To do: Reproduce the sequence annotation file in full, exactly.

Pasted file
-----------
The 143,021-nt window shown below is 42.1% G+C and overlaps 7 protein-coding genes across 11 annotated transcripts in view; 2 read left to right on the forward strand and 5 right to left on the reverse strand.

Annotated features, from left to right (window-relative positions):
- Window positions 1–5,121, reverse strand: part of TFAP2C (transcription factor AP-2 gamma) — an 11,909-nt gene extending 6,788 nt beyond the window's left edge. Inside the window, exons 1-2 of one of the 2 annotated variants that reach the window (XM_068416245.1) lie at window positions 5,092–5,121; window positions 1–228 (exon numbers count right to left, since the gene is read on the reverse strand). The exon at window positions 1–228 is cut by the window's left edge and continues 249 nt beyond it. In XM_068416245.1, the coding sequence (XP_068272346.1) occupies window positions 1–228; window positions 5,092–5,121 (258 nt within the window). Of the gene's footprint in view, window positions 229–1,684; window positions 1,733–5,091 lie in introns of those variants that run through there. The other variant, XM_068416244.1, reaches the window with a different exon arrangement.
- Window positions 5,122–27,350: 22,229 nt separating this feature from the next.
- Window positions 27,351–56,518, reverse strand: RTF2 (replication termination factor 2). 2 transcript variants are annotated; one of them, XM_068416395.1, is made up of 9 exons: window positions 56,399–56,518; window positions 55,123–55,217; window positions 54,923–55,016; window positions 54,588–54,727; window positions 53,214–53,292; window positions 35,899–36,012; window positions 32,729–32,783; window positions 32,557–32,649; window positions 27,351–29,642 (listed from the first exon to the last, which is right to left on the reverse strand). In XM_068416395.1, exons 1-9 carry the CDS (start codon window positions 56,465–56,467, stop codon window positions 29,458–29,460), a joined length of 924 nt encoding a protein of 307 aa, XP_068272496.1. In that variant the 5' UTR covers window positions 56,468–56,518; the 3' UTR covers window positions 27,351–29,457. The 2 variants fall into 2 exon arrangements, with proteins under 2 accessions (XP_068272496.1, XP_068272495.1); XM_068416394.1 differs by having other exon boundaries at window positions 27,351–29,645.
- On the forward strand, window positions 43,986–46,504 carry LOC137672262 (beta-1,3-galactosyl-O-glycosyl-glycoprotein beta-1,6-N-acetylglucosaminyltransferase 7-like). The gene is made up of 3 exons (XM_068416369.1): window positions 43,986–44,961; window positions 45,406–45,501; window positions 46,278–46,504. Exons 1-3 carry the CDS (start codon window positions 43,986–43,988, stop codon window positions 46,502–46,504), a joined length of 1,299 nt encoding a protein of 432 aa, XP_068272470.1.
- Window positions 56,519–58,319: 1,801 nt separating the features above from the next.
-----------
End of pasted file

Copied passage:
The 143,021-nt window shown below is 42.1% G+C and overlaps 7 protein-coding genes across 11 annotated transcripts in view; 2 read left to right on the forward strand and 5 right to left on the reverse strand.

Annotated features, from left to right (window-relative positions):
- Window positions 1–5,121, reverse strand: part of TFAP2C (transcription factor AP-2 gamma) — an 11,909-nt gene extending 6,788 nt beyond the window's left edge. Inside the window, exons 1-2 of one of the 2 annotated variants that reach the window (XM_068416245.1) lie at window positions 5,092–5,121; window positions 1–228 (exon numbers count right to left, since the gene is read on the reverse strand). The exon at window positions 1–228 is cut by the window's left edge and continues 249 nt beyond it. In XM_068416245.1, the coding sequence (XP_068272346.1) occupies window positions 1–228; window positions 5,092–5,121 (258 nt within the window). Of the gene's footprint in view, window positions 229–1,684; window positions 1,733–5,091 lie in introns of those variants that run through there. The other variant, XM_068416244.1, reaches the window with a different exon arrangement.
- Window positions 5,122–27,350: 22,229 nt separating this feature from the next.
- Window positions 27,351–56,518, reverse strand: RTF2 (replication termination factor 2). 2 transcript variants are annotated; one of them, XM_068416395.1, is made up of 9 exons: window positions 56,399–56,518; window positions 55,123–55,217; window positions 54,923–55,016; window positions 54,588–54,727; window positions 53,214–53,292; window positions 35,899–36,012; window positions 32,729–32,783; window positions 32,557–32,649; window positions 27,351–29,642 (listed from the first exon to the last, which is right to left on the reverse strand). In XM_068416395.1, exons 1-9 carry the CDS (start codon window positions 56,465–56,467, stop codon window positions 29,458–29,460), a joined length of 924 nt encoding a protein of 307 aa, XP_068272496.1. In that variant the 5' UTR covers window positions 56,468–56,518; the 3' UTR covers window positions 27,351–29,457. The 2 variants fall into 2 exon arrangements, with proteins under 2 accessions (XP_068272496.1, XP_068272495.1); XM_068416394.1 differs by having other exon boundaries at window positions 27,351–29,645.
- On the forward strand, window positions 43,986–46,504 carry LOC137672262 (beta-1,3-galactosyl-O-glycosyl-glycoprotein beta-1,6-N-acetylglucosaminyltransferase 7-like). The gene is made up of 3 exons (XM_068416369.1): window positions 43,986–44,961; window positions 45,406–45,501; window positions 46,278–46,504. Exons 1-3 carry the CDS (start codon window positions 43,986–43,988, stop codon window positions 46,502–46,504), a joined length of 1,299 nt encoding a protein of 432 aa, XP_068272470.1.
- Window positions 56,519–58,319: 1,801 nt separating the features above from the next.